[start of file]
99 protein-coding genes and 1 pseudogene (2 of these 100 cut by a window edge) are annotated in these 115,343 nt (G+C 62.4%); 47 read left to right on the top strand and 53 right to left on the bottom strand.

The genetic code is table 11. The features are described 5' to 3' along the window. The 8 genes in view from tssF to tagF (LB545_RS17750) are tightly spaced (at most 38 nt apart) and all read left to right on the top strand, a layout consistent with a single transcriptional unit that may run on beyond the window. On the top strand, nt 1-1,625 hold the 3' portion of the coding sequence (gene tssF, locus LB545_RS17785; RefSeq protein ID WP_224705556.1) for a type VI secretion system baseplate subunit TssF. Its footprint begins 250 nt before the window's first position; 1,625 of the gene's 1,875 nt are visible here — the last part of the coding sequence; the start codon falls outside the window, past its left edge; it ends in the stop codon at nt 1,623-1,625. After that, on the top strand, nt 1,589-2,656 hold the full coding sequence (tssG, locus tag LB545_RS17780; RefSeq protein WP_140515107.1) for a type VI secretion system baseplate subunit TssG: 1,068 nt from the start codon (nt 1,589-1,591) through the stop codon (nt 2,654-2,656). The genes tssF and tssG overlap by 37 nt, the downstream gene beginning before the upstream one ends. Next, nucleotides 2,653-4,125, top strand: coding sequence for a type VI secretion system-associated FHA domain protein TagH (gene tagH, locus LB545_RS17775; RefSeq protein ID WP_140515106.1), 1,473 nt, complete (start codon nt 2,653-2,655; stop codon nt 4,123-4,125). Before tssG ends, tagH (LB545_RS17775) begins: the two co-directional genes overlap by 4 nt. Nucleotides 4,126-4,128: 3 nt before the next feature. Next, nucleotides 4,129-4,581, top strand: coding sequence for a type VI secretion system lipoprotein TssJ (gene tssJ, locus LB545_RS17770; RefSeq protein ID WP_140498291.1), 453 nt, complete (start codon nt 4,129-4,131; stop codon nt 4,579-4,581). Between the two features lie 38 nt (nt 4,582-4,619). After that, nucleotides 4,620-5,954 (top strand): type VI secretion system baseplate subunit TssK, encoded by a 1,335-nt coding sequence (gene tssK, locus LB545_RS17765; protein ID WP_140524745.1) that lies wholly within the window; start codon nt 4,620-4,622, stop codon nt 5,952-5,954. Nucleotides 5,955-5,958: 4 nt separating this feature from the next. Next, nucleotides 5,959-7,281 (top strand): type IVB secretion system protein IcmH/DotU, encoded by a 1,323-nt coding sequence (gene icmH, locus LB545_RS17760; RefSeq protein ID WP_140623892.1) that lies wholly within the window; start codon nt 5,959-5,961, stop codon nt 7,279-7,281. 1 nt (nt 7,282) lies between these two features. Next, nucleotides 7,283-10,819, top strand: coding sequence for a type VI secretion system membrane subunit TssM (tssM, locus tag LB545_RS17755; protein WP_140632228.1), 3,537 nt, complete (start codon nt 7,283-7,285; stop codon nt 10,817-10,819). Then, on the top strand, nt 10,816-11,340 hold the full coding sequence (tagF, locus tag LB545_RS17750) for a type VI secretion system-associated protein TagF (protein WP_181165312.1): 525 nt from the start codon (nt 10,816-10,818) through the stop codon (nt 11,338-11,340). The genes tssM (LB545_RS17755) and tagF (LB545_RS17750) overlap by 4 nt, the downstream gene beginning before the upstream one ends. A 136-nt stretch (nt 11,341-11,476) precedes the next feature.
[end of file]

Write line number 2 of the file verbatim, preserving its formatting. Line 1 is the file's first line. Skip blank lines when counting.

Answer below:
The genetic code is table 11. The features are described 5' to 3' along the window. The 8 genes in view from tssF to tagF (LB545_RS17750) are tightly spaced (at most 38 nt apart) and all read left to right on the top strand, a layout consistent with a single transcriptional unit that may run on beyond the window. On the top strand, nt 1-1,625 hold the 3' portion of the coding sequence (gene tssF, locus LB545_RS17785; RefSeq protein ID WP_224705556.1) for a type VI secretion system baseplate subunit TssF. Its footprint begins 250 nt before the window's first position; 1,625 of the gene's 1,875 nt are visible here — the last part of the coding sequence; the start codon falls outside the window, past its left edge; it ends in the stop codon at nt 1,623-1,625. After that, on the top strand, nt 1,589-2,656 hold the full coding sequence (tssG, locus tag LB545_RS17780; RefSeq protein WP_140515107.1) for a type VI secretion system baseplate subunit TssG: 1,068 nt from the start codon (nt 1,589-1,591) through the stop codon (nt 2,654-2,656). The genes tssF and tssG overlap by 37 nt, the downstream gene beginning before the upstream one ends. Next, nucleotides 2,653-4,125, top strand: coding sequence for a type VI secretion system-associated FHA domain protein TagH (gene tagH, locus LB545_RS17775; RefSeq protein ID WP_140515106.1), 1,473 nt, complete (start codon nt 2,653-2,655; stop codon nt 4,123-4,125). Before tssG ends, tagH (LB545_RS17775) begins: the two co-directional genes overlap by 4 nt. Nucleotides 4,126-4,128: 3 nt before the next feature. Next, nucleotides 4,129-4,581, top strand: coding sequence for a type VI secretion system lipoprotein TssJ (gene tssJ, locus LB545_RS17770; RefSeq protein ID WP_140498291.1), 453 nt, complete (start codon nt 4,129-4,131; stop codon nt 4,579-4,581). Between the two features lie 38 nt (nt 4,582-4,619). After that, nucleotides 4,620-5,954 (top strand): type VI secretion system baseplate subunit TssK, encoded by a 1,335-nt coding sequence (gene tssK, locus LB545_RS17765; protein ID WP_140524745.1) that lies wholly within the window; start codon nt 4,620-4,622, stop codon nt 5,952-5,954. Nucleotides 5,955-5,958: 4 nt separating this feature from the next. Next, nucleotides 5,959-7,281 (top strand): type IVB secretion system protein IcmH/DotU, encoded by a 1,323-nt coding sequence (gene icmH, locus LB545_RS17760; RefSeq protein ID WP_140623892.1) that lies wholly within the window; start codon nt 5,959-5,961, stop codon nt 7,279-7,281. 1 nt (nt 7,282) lies between these two features. Next, nucleotides 7,283-10,819, top strand: coding sequence for a type VI secretion system membrane subunit TssM (tssM, locus tag LB545_RS17755; protein WP_140632228.1), 3,537 nt, complete (start codon nt 7,283-7,285; stop codon nt 10,817-10,819). Then, on the top strand, nt 10,816-11,340 hold the full coding sequence (tagF, locus tag LB545_RS17750) for a type VI secretion system-associated protein TagF (protein WP_181165312.1): 525 nt from the start codon (nt 10,816-10,818) through the stop codon (nt 11,338-11,340). The genes tssM (LB545_RS17755) and tagF (LB545_RS17750) overlap by 4 nt, the downstream gene beginning before the upstream one ends. A 136-nt stretch (nt 11,341-11,476) precedes the next feature.